Louisa Warde visits Manor House Stables to meet with Chester-born owner and ex-footballer Michael Owen
Mention to anyone that you are interviewing Michael Owen and they immediately think of a sparkling career in football and possibly recollection of that goal against Argentina in the 1998 World Cup which brought him to the world’s attention at the tender age of 18. Even this household, unconditionally sky blue, would admit he was one of England’s most gifted players.
Today, however, six years since he retired from the beautiful game I am heading further out into the Cheshire countryside to interview the man in question at his horse racing business, Manor House Stables. As I drive down the impressive entranceway to the property, private racing gallops to the left of me, the scene set in front is of a thriving enterprise and a friendly one. Upon parking up I meet up with our photographer, and we are greeted with affection by the yard dogs, a welcoming firm handshake from trainer Tom Dascombe, a morning black coffee courtesy of Jennie and a lesson in horse racing by two owners who happen to be sharing reception with us just to make sure that we had done our homework.
Set in 170 acres, Manor House Stables was converted from a grain store and cattle barn by Michael and his wife, Louise, before it began life as a training yard with 30 horses in 2007. Further investment means that today the stables can accommodate up to 90 horses, has an impressive glass fronted owners’ lounge, swimming pool and many more state-of-the-art facilities that makes it top of its game.
I know more about his “pretty good career” – his words not mine – but little about his link to horse racing and once settled across the table from him that is the first thing I ask. “I’ve always had links to horse racing really. Since I played at Deeside, I’d be heading home from a Saturday match with dad, and we’d stop off to pop a bet on, and I’d inevitably pop next door to buy something with my pocket money.
“It was the 80s then, so there was very little sport on the telly. Maybe a bit of Ski Sunday but there was horse racing, and I’d be keen to watch how dad’s horses did. So, yes, it’s pretty much always been a part of my life.
“Then, when I played in the England team my interest grew to more than simply popping a bet on. I was chatting to David Platt, who owned horses at the time, and he suggested I look into owning my own horse. And that was that. The bug well and truly bit me. One horse turned
into two and then ten… and so on.
“When it got to 24 horses in training it got a bit expensive, writing big cheques out each month. So, we had the idea of setting up our own business training horses for other owners as well as ourselves. And that was when we bought Manor House Stables.
“I liken it to when you are a young footie fan, and all you want to do is absorb information about your team and key players. You don’t simply want to know which is their favoured foot; you want to know everything about them. It’s not just enough to watch them. That’s how it was, and still is, for me owning horses. I was fortunate to find another passion in my life and have it in the pipeline during my career so that I could pick it up as a business fulltime after football.”
We discuss the management and genuine care of young sportspeople today, with entourages and agents who, quite often, in my humble opinion of minimal knowledge, seem to be out for themselves more than their clients. Indeed, in following his passion for horse racing, Michael touches on this: “At the start of the business, I was running it hand in hand with my career, and I was criticised for it. You can’t win. If I weren’t doing that, I’d have been criticised for being a dumb footballer!”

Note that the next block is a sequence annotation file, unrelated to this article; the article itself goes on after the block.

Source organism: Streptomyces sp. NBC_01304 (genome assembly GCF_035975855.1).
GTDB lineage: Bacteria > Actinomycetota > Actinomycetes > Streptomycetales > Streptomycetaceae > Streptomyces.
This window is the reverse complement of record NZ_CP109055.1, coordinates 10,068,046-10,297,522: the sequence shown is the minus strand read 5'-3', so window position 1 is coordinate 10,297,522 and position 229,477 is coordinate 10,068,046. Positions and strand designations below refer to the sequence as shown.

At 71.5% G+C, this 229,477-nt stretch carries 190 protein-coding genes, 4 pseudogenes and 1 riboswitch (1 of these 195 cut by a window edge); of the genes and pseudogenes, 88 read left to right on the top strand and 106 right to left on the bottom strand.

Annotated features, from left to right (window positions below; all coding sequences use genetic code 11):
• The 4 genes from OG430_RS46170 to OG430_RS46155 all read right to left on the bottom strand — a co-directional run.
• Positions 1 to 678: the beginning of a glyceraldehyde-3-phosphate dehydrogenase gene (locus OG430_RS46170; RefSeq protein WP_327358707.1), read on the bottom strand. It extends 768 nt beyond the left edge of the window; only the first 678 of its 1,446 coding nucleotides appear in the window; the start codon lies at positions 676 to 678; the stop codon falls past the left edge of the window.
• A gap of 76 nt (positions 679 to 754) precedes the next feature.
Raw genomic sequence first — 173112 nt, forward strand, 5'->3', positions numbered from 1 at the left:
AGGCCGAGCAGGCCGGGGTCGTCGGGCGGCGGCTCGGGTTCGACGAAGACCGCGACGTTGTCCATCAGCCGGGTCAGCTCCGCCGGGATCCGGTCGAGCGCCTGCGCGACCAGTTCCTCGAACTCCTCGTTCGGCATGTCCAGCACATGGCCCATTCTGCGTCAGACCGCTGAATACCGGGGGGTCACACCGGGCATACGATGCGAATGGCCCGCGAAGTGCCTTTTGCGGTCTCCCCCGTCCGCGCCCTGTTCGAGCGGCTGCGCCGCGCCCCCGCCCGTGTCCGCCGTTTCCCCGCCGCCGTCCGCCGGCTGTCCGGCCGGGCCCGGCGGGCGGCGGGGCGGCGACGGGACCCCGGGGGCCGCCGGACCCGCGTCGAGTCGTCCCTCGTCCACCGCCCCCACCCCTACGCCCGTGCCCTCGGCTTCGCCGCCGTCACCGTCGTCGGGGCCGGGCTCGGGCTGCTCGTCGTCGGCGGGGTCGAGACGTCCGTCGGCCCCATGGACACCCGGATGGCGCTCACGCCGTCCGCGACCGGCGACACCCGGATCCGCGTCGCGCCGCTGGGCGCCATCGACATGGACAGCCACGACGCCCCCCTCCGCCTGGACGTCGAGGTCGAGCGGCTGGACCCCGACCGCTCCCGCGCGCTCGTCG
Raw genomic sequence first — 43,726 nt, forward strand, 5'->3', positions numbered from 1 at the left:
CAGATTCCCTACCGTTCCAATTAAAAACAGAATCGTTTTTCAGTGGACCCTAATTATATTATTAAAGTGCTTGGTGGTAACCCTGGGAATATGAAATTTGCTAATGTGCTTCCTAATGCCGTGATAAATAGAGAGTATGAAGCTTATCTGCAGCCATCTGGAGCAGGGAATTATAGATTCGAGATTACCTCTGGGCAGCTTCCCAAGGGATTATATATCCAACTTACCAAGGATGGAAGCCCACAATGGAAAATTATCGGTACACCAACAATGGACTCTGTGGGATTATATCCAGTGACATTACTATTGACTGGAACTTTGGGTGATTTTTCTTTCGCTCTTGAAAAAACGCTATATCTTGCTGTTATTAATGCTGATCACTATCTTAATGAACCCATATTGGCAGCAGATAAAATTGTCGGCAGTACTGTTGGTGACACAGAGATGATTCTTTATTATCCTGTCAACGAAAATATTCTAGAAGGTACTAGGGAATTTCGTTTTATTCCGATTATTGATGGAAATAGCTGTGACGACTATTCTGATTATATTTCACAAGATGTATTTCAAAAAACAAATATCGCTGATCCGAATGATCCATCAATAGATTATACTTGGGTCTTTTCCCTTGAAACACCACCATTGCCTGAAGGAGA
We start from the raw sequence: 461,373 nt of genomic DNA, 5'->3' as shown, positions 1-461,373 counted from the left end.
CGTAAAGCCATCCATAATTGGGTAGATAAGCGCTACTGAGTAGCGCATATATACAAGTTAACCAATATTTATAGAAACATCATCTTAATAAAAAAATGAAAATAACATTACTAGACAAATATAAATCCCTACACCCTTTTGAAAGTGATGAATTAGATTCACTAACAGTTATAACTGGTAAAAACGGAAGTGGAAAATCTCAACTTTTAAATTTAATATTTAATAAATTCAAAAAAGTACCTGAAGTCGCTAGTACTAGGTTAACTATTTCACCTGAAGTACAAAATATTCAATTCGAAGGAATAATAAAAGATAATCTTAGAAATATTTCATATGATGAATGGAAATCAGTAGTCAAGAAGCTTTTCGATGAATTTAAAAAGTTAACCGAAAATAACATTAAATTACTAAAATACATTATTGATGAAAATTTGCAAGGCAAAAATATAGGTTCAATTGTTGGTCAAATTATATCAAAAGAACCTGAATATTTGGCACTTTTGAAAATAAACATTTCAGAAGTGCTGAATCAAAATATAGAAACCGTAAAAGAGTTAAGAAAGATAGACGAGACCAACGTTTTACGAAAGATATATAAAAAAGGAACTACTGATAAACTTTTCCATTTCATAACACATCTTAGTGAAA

And this brings us onto more debate and one of his other business commitments, Michael Owen Management Limited which manages young footballers. Brought to the fore even more so as the day before this interview Michael was working for BT Sport commentating on the Youth FA CUP Final between Man City and Liverpool. “There’s lots of people who will manage your money, but not so many people that really understand what it’s like.” And we settle on agreeing that more should be done and swiftly return to the brief I was given for this interview – horse racing.
With so much going on I have to ask where he finds the time to be at the stables, where he is clearly, in his element and if he has any plans actually to slow down. I am greeted with an emphatic “No way. I am embracing the final year of my thirties!
“Whenever I have a spare moment you can find me here. I love it.” But his management style is hands-off. “The worst thing you can do is interfere with the professionals. I’d never tell Tom how to train a horse. The best thing you can do is employ the best and trust them.” Good advice sir.
And so the conversation turns to the imminent Boodles May Festival at Chester Racecourse [which will have taken place by the time this interview reaches you I’m afraid, so I have no hot tips beyond the advice that you should always look at the horse who has the inside rail – noted].
“The May Festival is a sign that summer is here,” he says with a smile and bright eyes. “We will definitely be the most represented stable with 15 horses running. We’ve had some results at the top level too, so we can definitely dine at the top table. We are the local yard for Chester too, so that adds something special. Being a local lad, it’s in our business and hearts.
“What I love most though and is something I hope attracts people to the stables, is the social side. The social scene is a huge part of racehorse ownership, and I love to see our owners having a great time and supporting each other at the courses. It feels like we’re part of a team or club and while results are great, the people are just as important."
Manor House Stables LLP, Shay Lane, Hampton, Malpas, Cheshire, SY14 8AD
t: +44 (0)1948 820485